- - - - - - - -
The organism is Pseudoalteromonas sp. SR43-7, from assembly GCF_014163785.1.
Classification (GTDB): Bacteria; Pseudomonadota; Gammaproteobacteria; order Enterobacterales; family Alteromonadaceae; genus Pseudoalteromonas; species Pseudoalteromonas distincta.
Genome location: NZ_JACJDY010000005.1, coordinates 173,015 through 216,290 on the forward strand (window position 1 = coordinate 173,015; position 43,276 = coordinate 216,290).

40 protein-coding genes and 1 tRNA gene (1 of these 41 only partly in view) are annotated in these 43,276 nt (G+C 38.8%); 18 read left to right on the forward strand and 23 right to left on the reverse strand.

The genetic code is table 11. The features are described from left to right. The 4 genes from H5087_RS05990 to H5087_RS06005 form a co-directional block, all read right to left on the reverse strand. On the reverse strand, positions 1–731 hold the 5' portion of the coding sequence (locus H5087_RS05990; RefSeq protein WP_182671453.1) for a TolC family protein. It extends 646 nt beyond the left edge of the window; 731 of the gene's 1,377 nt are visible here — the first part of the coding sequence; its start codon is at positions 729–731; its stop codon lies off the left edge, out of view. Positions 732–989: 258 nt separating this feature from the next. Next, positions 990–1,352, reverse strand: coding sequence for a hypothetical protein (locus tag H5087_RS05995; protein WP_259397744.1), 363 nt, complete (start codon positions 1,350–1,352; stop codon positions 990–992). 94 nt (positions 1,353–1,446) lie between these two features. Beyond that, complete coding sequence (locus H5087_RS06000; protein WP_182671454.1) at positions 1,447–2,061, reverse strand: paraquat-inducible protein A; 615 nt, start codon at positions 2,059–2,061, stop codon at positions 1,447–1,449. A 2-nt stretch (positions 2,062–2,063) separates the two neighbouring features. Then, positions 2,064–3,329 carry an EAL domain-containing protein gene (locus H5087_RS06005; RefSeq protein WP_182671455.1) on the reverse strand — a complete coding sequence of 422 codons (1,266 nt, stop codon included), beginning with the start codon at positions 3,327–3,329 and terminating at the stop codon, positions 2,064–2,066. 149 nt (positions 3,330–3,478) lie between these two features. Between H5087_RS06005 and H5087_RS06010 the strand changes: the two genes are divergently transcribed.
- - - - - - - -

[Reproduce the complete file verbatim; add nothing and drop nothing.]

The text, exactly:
The organism is Pseudoalteromonas sp. SR43-7, from assembly GCF_014163785.1.
Classification (GTDB): Bacteria; Pseudomonadota; Gammaproteobacteria; order Enterobacterales; family Alteromonadaceae; genus Pseudoalteromonas; species Pseudoalteromonas distincta.
Genome location: NZ_JACJDY010000005.1, coordinates 173,015 through 216,290 on the forward strand (window position 1 = coordinate 173,015; position 43,276 = coordinate 216,290).

40 protein-coding genes and 1 tRNA gene (1 of these 41 only partly in view) are annotated in these 43,276 nt (G+C 38.8%); 18 read left to right on the forward strand and 23 right to left on the reverse strand.

The genetic code is table 11. The features are described from left to right. The 4 genes from H5087_RS05990 to H5087_RS06005 form a co-directional block, all read right to left on the reverse strand. On the reverse strand, positions 1–731 hold the 5' portion of the coding sequence (locus H5087_RS05990; RefSeq protein WP_182671453.1) for a TolC family protein. It extends 646 nt beyond the left edge of the window; 731 of the gene's 1,377 nt are visible here — the first part of the coding sequence; its start codon is at positions 729–731; its stop codon lies off the left edge, out of view. Positions 732–989: 258 nt separating this feature from the next. Next, positions 990–1,352, reverse strand: coding sequence for a hypothetical protein (locus tag H5087_RS05995; protein WP_259397744.1), 363 nt, complete (start codon positions 1,350–1,352; stop codon positions 990–992). 94 nt (positions 1,353–1,446) lie between these two features. Beyond that, complete coding sequence (locus H5087_RS06000; protein WP_182671454.1) at positions 1,447–2,061, reverse strand: paraquat-inducible protein A; 615 nt, start codon at positions 2,059–2,061, stop codon at positions 1,447–1,449. A 2-nt stretch (positions 2,062–2,063) separates the two neighbouring features. Then, positions 2,064–3,329 carry an EAL domain-containing protein gene (locus H5087_RS06005; RefSeq protein WP_182671455.1) on the reverse strand — a complete coding sequence of 422 codons (1,266 nt, stop codon included), beginning with the start codon at positions 3,327–3,329 and terminating at the stop codon, positions 2,064–2,066. 149 nt (positions 3,330–3,478) lie between these two features. Between H5087_RS06005 and H5087_RS06010 the strand changes: the two genes are divergently transcribed.